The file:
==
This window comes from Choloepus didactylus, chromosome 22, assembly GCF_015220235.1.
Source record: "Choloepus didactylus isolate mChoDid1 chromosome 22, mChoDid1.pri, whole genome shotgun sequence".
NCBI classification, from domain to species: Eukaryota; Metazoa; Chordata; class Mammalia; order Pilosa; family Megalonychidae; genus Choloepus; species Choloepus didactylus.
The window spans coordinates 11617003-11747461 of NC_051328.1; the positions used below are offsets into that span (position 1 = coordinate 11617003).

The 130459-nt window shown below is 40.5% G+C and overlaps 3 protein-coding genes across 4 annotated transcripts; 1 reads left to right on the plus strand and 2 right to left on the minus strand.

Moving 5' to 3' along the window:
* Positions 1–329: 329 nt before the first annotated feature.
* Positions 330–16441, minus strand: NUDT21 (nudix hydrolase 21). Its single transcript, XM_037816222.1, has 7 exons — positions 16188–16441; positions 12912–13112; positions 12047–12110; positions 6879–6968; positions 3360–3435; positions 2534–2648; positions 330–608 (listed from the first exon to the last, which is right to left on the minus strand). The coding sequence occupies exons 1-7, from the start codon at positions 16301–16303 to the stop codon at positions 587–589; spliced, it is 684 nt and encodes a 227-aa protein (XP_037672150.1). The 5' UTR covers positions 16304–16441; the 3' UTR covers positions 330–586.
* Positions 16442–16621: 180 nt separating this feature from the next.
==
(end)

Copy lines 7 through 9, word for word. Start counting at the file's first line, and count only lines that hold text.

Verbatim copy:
* Positions 1–329: 329 nt before the first annotated feature.
* Positions 330–16441, minus strand: NUDT21 (nudix hydrolase 21). Its single transcript, XM_037816222.1, has 7 exons — positions 16188–16441; positions 12912–13112; positions 12047–12110; positions 6879–6968; positions 3360–3435; positions 2534–2648; positions 330–608 (listed from the first exon to the last, which is right to left on the minus strand). The coding sequence occupies exons 1-7, from the start codon at positions 16301–16303 to the stop codon at positions 587–589; spliced, it is 684 nt and encodes a 227-aa protein (XP_037672150.1). The 5' UTR covers positions 16304–16441; the 3' UTR covers positions 330–586.
* Positions 16442–16621: 180 nt separating this feature from the next.